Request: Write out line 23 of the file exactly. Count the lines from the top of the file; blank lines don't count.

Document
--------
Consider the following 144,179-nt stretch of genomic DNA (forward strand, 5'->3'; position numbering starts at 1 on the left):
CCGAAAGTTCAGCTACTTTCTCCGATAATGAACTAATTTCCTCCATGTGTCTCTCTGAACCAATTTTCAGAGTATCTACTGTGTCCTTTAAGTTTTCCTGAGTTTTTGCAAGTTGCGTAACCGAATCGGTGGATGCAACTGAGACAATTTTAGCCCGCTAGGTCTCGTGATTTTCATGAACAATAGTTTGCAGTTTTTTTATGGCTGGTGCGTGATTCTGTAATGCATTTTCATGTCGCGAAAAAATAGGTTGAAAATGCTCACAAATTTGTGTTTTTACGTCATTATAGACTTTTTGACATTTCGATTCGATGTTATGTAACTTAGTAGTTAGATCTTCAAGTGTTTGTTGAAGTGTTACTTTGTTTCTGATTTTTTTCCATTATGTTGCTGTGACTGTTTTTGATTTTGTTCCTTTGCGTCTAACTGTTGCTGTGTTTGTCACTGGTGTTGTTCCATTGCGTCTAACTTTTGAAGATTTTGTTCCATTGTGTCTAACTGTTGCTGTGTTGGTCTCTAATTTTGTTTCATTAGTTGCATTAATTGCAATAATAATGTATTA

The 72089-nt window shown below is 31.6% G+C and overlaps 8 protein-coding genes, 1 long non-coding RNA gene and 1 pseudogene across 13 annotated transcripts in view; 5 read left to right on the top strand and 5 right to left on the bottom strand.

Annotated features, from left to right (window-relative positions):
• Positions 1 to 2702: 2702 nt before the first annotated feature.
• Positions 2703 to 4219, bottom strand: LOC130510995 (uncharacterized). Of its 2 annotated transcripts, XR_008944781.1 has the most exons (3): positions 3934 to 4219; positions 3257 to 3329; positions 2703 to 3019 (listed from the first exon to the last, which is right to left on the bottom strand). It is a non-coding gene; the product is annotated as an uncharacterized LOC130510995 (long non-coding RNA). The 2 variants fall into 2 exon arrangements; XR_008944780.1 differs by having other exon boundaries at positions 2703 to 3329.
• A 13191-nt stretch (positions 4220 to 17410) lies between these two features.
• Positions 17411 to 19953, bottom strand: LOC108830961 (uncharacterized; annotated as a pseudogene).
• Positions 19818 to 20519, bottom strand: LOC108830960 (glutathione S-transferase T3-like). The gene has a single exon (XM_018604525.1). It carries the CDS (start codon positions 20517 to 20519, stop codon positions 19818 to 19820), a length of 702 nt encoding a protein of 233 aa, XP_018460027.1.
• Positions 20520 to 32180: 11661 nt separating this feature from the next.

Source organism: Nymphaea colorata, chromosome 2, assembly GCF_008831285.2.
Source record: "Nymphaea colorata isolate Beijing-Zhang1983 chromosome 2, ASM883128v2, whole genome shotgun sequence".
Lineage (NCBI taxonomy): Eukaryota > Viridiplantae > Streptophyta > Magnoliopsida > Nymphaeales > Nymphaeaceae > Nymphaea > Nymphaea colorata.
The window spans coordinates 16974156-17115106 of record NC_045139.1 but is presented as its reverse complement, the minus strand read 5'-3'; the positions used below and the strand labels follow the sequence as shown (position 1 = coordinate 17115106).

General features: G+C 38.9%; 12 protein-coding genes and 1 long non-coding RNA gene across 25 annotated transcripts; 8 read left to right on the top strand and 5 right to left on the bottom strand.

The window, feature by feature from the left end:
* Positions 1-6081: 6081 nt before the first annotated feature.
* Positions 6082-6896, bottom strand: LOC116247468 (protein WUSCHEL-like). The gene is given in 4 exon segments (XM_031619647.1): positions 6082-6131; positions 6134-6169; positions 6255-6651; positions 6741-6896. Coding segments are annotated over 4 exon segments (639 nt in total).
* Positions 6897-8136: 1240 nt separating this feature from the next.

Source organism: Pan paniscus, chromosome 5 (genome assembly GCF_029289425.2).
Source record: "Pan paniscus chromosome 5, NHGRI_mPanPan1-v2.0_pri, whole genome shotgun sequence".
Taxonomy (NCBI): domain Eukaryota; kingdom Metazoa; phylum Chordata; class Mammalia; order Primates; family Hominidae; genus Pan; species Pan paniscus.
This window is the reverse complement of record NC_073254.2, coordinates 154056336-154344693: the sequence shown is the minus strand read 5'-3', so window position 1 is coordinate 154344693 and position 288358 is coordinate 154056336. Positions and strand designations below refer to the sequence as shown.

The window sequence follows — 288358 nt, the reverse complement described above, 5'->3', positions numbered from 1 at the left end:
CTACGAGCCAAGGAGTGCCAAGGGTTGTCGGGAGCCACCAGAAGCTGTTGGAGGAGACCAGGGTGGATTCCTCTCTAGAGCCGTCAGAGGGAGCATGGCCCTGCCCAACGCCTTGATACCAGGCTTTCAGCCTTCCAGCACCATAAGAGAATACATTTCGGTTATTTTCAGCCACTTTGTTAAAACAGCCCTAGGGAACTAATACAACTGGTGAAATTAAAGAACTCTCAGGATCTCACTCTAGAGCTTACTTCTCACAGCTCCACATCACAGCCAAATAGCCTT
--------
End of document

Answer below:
This window is the reverse complement of record NC_073254.2, coordinates 154056336-154344693: the sequence shown is the minus strand read 5'-3', so window position 1 is coordinate 154344693 and position 288358 is coordinate 154056336. Positions and strand designations below refer to the sequence as shown.